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Extensive reading (ER) and development of different aspects of L2 proficiency

Extensive reading means reading in quantity with the purpose of gaining a general understanding of what is read. It is intended to develop good reading habits to build up knowledge, vocabulary, grammatical structures and to encourage a liking for reading. This is what Richards and Schmidt (2002) believe about providing the students the opportunity to read outside the classroom, not only the materials or texts used during a English learning program, but authentic materials, like books, magazines or papers where an L2 learner could choose what he or she wants to read and consider this as a pleasant activity. Different authors refer to the general benefits of Extensive Reading, like the Input Hypothesis by Krashen (1982), the necessity of Massive Amounts of Reading, as Ellis (2005) suggested, or the Reading Hypothesis, developed by Krashen (1993) as well. Besides, some authors have investigated about specific benefits of Extensive Reading: Reading Comprehension and Speed (Bell, 2001), Vocabulary (Grabe and Stoller, 1997), Grammar (Yang, 2001), Reading and Writing (Hafiz and Tudor, 1989), Writing (Tsnag, 1996), General L2 Proficiency (Mason and Krashen, 1997). However, the benefits mentioned above are not easy to observe in a short term. For this reason, some authors attempted to clarify how extensive reading improves the understanding of the language in L2 students. Hayashi (1999) examined improvements of Japanese EFL university students after receiving extensive reading instruction for approximately 10 months. Besides, Bell (2001), compared two groups of elementary level English language learners in Yemen in terms of reading comprehension and reading speed over two semesters, separated in extensive reading and intensive reading groups. Current Investigation The present study aims to explore the different effects of extensive reading on various aspects of L2 ability in a group of 31 Japanese university students. They were asked to answer two different types of tests developed by the Edinburgh Project on Extensive Reading (EPER). The two tests were the following:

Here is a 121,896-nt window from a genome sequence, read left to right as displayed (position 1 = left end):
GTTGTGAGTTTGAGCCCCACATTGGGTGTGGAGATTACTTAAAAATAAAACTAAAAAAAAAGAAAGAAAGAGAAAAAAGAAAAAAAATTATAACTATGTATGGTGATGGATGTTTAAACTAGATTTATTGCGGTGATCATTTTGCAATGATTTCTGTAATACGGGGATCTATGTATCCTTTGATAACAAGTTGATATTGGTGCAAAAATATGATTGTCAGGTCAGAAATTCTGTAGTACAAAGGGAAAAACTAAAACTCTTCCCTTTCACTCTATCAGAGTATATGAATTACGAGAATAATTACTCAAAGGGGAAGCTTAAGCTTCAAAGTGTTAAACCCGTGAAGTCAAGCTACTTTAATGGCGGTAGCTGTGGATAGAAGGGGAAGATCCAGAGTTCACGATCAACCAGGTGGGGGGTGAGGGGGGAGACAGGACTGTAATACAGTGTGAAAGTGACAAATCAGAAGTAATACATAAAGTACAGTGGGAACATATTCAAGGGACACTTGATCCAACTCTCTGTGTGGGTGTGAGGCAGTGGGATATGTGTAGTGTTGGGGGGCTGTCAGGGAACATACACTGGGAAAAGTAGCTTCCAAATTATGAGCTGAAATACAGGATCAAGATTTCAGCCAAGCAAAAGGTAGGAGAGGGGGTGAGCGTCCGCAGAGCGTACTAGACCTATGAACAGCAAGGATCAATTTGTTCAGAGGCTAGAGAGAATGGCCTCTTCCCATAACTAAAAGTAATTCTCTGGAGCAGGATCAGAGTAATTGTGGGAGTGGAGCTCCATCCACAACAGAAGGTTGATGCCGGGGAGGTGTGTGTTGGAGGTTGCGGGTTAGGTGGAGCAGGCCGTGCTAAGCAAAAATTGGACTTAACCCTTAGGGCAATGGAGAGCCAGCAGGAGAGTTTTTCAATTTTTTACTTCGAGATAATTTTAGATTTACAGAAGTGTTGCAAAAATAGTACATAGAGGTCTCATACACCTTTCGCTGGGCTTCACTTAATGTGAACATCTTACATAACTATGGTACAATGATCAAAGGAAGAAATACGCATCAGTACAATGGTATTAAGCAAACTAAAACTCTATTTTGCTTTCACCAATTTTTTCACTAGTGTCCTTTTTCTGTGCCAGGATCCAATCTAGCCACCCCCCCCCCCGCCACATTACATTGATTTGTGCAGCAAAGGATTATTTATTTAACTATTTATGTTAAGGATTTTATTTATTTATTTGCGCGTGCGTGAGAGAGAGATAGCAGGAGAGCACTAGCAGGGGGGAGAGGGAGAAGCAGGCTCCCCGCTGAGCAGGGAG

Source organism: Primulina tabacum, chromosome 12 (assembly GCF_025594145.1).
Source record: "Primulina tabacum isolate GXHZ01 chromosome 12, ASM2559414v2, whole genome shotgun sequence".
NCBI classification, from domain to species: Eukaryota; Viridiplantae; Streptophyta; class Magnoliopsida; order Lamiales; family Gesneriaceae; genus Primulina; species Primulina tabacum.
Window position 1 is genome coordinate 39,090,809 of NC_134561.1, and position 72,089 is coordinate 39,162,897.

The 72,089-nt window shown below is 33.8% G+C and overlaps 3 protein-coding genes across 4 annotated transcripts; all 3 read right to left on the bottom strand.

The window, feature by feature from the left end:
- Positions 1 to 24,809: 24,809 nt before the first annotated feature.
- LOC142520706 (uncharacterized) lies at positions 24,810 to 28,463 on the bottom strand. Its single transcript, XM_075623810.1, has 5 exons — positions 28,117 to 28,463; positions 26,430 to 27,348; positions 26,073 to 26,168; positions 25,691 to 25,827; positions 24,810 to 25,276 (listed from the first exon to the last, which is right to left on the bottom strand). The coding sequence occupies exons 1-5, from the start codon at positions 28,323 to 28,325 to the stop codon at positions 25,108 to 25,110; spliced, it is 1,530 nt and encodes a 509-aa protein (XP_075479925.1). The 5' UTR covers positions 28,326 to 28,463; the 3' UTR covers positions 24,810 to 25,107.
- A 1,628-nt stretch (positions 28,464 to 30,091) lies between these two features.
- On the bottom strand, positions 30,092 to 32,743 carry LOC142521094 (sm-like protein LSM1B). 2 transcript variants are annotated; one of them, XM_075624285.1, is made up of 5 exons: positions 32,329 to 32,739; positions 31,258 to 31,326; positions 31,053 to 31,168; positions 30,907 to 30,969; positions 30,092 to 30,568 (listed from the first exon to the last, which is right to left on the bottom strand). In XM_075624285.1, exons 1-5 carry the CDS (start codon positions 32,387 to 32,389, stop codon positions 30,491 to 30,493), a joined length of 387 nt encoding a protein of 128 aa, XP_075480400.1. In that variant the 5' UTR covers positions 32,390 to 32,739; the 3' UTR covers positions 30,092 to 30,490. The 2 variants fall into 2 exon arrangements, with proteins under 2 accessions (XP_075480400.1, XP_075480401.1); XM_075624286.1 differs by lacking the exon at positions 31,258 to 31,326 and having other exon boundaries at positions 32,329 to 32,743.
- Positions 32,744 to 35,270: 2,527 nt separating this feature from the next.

PPT: Placement / Progress Tests These evaluations considered mainly cloze tests which intended to measure English Language Proficiency. Although PPTs require comprehension of written texts, the level of comprehension is more likely to be at the lower-level rather than at the higher-level because the evaluations are centered on micro-level linguistic competence such as vocabulary or grammatical order or ideas. ERT: Extensive Reading Tests These evaluations considered reading processes: Scanning, Skimming, Rauding, Learning, Memorizing. According to Carver (1990), these steps lead to Reading Ability, which is defined by this author as the ability to read smoothly with sufficient speed and achieve a general understanding of written texts. In contrast to PPTs, semantically and conceptually acceptable answers were scored correct, and mistakes in grammar and spellings were ignored. The evaluation process considered a pretest-posttest design during a period if 15 weeks and sessions of 90 minutes per week. During this course, a selection of written material was given to the students according to their own interests and preferences, which was evaluated using 2 versions of the tests described above. (A & B of PPT and 1 & 2 of ERT). Also, the teacher and the students could only discuss the topics contained in the reading in their L1, so they didnt receive any influence of the L2 while they were in classes. At the end of the evaluating process, results demonstrated that the benefits of extensive reading are more likely to be manifested in general reading ability, at least as far as adult competent L1 readers reading in L2 are concerned, and that progress in microlevel linguistic ability such as vocabulary, spelling and morphosyntax may follow later.

Sergio Cerda Lira Magister en Lingstica UNIVERSIDAD DE PLAY ANCHA